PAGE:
Ex-basketball stars net place on Atlanta beach Duo rebounds to grab U.S. volleyball berth

June 09, 1996|By Don Markus | Don Markus,SUN STAFF

They were not among the favorites coming into this week's U.S. Olympic beach volleyball trials. And when they lost one of their preliminary-round matches at the HarborView complex, most figured that an Olympic berth wasn't in the future of either Mike Dodd or Mike Whitmarsh.

But Dodd had other ideas.

"The history of our team has been facing adversity and working through it," he said.

Dodd and Whitmarsh, a couple of former college basketball players talented enough to be drafted by NBA teams, didn't face many obstacles after that early defeat. In fact, in becoming the first men's team to qualify out of the trials for Atlanta, Dodd and Whitmarsh went from pretenders to solid medal contenders. Maybe even solid gold.

For those who considered their victory Friday over top-seeded Karch Kiraly and Kent Steffes a fluke, Dodd and Whitmarsh backed it up yesterday with an equally impressive performance. Seeded third, Dodd and Whitmarsh got off to a quick start and routed second-seeded Randy Stoklos and Adam Johnson, 15-7.

Whitmarsh, 6 feet 7, used his long arms to block shots at the net, helping him and Dodd run off the game's first six points. They also made some impressive plays all over the sand. Leading 12-6, Whitmarsh chased down a shot on his knees in the corner to set up a winner by Dodd.

It was all over but the sweating.

"I think that took the wind out of them," said Whitmarsh, who looked like he finished working a day on a construction crew.

But the confidence of Stoklos and Johnson might have been shaken even before the match began. While practicing his jump serve during warm-ups, Stoklos landed on a stray ball and went down with a shriek. He appeared to have twisted his right ankle, and after receiving treatment, was heard muttering, "This is unbelievable."

Stoklos, who has a history of ankle problems and was later diagnosed with "a moderately severe lateral ankle sprain," declined comment after the match, as did Johnson. But Dodd and Whitmarsh didn't think it affected Stoklos, or the outcome of their match. Nor did it change the winning team's strategy. "We kind of went at both of them," said Whitmarsh.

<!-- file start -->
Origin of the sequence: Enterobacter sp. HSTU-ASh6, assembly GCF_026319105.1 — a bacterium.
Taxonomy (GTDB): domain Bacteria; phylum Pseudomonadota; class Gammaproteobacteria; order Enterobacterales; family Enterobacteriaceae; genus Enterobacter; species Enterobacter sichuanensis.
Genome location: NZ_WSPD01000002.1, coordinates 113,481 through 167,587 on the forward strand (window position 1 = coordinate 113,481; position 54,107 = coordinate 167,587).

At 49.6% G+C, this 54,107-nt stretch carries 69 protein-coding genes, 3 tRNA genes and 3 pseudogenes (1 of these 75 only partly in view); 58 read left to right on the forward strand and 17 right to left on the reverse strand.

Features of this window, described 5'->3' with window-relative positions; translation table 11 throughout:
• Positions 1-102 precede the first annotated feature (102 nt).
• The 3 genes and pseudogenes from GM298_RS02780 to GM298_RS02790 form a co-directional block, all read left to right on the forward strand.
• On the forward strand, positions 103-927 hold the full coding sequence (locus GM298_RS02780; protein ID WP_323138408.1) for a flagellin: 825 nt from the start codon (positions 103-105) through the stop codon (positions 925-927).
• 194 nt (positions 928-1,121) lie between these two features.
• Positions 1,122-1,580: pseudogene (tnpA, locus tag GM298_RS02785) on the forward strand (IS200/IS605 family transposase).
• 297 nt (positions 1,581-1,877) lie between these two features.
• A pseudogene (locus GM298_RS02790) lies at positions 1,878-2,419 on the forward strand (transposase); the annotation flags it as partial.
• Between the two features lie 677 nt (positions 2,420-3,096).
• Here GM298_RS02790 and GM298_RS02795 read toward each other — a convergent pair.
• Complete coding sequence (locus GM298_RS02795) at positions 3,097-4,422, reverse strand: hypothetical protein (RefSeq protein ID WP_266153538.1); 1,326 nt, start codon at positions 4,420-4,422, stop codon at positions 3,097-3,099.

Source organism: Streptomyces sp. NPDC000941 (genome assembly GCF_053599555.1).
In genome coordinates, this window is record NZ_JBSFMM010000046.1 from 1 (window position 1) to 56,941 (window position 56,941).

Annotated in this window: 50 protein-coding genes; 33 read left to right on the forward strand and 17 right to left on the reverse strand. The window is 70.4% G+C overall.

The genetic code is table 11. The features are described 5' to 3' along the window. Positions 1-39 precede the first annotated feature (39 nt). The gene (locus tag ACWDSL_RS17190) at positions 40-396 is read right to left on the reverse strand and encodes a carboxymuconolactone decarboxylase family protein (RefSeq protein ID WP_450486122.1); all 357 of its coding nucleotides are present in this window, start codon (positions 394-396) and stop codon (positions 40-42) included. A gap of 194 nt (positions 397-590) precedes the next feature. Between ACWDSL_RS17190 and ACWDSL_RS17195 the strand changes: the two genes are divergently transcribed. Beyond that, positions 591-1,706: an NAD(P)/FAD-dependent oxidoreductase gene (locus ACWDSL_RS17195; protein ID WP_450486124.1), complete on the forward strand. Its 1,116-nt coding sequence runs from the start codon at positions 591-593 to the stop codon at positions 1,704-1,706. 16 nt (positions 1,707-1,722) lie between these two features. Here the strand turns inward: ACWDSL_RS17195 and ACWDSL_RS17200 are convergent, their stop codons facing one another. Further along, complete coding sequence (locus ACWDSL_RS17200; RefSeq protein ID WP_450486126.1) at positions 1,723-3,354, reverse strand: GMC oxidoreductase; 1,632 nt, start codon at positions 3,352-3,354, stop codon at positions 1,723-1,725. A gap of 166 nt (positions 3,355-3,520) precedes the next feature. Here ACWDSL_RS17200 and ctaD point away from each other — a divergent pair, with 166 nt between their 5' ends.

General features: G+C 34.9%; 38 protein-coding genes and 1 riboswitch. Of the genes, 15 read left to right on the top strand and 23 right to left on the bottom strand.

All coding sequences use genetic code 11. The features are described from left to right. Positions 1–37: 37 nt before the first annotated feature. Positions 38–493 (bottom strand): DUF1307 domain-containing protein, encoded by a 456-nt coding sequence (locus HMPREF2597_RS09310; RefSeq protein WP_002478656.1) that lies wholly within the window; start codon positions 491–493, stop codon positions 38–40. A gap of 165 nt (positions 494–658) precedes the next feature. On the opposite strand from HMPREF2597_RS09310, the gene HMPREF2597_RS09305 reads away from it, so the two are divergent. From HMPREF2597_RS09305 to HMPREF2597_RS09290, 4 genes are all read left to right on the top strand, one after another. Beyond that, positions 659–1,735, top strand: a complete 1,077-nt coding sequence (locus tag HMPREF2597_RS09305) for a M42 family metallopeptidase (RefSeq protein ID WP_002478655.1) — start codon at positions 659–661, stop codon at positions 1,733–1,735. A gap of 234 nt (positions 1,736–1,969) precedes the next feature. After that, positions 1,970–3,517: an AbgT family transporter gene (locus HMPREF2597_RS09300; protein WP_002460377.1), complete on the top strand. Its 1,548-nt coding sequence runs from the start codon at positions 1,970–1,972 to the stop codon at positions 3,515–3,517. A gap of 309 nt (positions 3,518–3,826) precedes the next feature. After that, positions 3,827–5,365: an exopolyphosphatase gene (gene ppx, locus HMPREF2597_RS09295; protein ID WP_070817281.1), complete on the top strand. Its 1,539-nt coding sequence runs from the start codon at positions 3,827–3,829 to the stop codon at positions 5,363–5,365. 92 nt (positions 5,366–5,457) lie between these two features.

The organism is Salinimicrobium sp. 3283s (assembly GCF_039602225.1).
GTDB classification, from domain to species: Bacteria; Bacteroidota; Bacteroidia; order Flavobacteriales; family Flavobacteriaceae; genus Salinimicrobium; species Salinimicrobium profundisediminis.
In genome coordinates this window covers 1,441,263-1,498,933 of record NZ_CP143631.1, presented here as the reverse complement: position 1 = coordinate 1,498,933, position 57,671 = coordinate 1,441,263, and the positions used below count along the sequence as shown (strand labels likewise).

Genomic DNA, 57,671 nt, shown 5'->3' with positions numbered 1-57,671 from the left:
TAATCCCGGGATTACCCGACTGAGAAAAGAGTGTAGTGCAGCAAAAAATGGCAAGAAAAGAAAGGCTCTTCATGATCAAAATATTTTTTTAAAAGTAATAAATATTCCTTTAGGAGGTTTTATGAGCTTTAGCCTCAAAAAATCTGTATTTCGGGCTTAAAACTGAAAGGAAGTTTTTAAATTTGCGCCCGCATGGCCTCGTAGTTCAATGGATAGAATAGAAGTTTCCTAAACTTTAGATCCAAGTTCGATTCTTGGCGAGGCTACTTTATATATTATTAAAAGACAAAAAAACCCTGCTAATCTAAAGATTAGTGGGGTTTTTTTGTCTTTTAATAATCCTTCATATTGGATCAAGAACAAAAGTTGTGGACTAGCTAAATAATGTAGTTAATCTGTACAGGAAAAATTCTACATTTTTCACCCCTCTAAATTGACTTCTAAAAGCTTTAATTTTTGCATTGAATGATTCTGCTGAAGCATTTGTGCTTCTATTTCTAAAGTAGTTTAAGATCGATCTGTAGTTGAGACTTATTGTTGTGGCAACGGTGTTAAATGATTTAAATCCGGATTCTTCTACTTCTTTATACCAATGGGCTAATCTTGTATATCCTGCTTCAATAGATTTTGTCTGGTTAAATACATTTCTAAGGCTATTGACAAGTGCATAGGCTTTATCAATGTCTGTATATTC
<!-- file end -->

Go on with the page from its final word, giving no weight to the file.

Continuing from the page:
And, inexplicably, Stoklos and Johnson kept going right at Whitmarsh. The former University of San Diego basketball star blocked attempted kills for three of his team's first four points, and four of its first six. It seemed fitting that he stuffed Stoklos to end the match as well.

"It's like basketball, when you get in a zone and feel like you're going to hit every shot," said Whitmarsh. "I felt really big out there."

Said Dodd, "The defense comes a lot easier when there's fear on the other side of the net. It's pretty scary when you think the ball's going to come back on your nose."

It has been a long, bumpy road for Dodd and Whitmarsh to the Olympics. For both, it began after their respective basketball careers ended. Dodd, who shared the backcourt at San Diego State with a future baseball Hall-of-Famer named Tony Gwynn, was cut by the then-San Diego Clippers in 1979. Whitmarsh was drafted and cut by the Portland Trailblazers in 1984, played three years in Germany and was the last cut of the expansion Minnesota Timberwolves in 1989.

"If the Minnesota Timberwolves called," said Whitmarsh, "I wouldn't pick up the phone right now."

Said Dodd, "I haven't picked up a ball in 16 years."

Dodd, 38, started playing volleyball shortly after getting a telephone call from the coach at San Diego State, who found out that Dodd had been cut and invited him back to compete as a fifth-year scholarship player. Whitmarsh, 34, started playing 10 years ago but had problems with cramps and bouts of dehydration early on.

They started playing together four years ago, won six times last year but came into the trials in the midst of a slump. Then after losing to sixth-seeded Brent Frohoff and Ricci Luyties in a preliminary match, Dodd and Whitmarsh came back to beat them, 16-14, to escape the losers' bracket. Next came their 15-8 win over Kiraly and Steffes.

Now it's on to the Olympics.

"It feels great," said Whitmarsh. "I can hardly speak. Mike and I picked a great time of the year to play our best. We haven't played very well all year."

Said Dodd, "This is something I put behind me a long time ago, so the significance of it will hit me as we get closer to Atlanta."

It probably won't hit Kiraly and Steffes until after the final Olympic qualifying match today. After beating second-seeded Jeff Williams and Carlos Briceno yesterday, 15-7, Kiraly and Steffes will meet Stoklos and Johnson this afternoon.

Third-seeded Gail Castro and Deb Richardson will meet their respective former partners, fourth-seeded Elaine Rocque and Dennie Shupryt-Knoop, at noon for the final women's berth.

"It's going to be very emotional," Castro said after she and Richardson eliminated seventh-seeded Janice Harrer and Gayle Stammer, 15-4, yesterday morning. "The more times you play against a former partner, the easier it gets, the less emotional it gets."

Men's contenders bracket -- Karch Kiraly and Kent Steffes def. Carlos Briceno and Jeff Williams, 15-7.

Men's qualification match -- a-Mike Dodd and Mike Whitmarsh def. Adam Johnson and Randy Stoklos, 15-7.

Women's contenders bracket -- Gail Castro and Deb Richardson def. Janice Harrer and Gayle Stammer, 15-4.

a-qualified for Olympic Games.

U.S. trials

What: U.S. Olympic beach volleyball trials.

When: Final day today.

Where: HarborView complex, Key Highway.

Tickets: $30. Call (410) 481-SEAT.

Schedule:

Noon, stadium court: Gail CastroDeb Richardson vs. Elaine RoqueDennie Shupryt-Knoop, women's Olympic qualifying match.

1: 15 p.m., stadium court: Adam JohnsonRandy Stoklos vs. Karch KiralyKent Steffes, men's Olympic qualifying match.

Pub Date: 6/09/96

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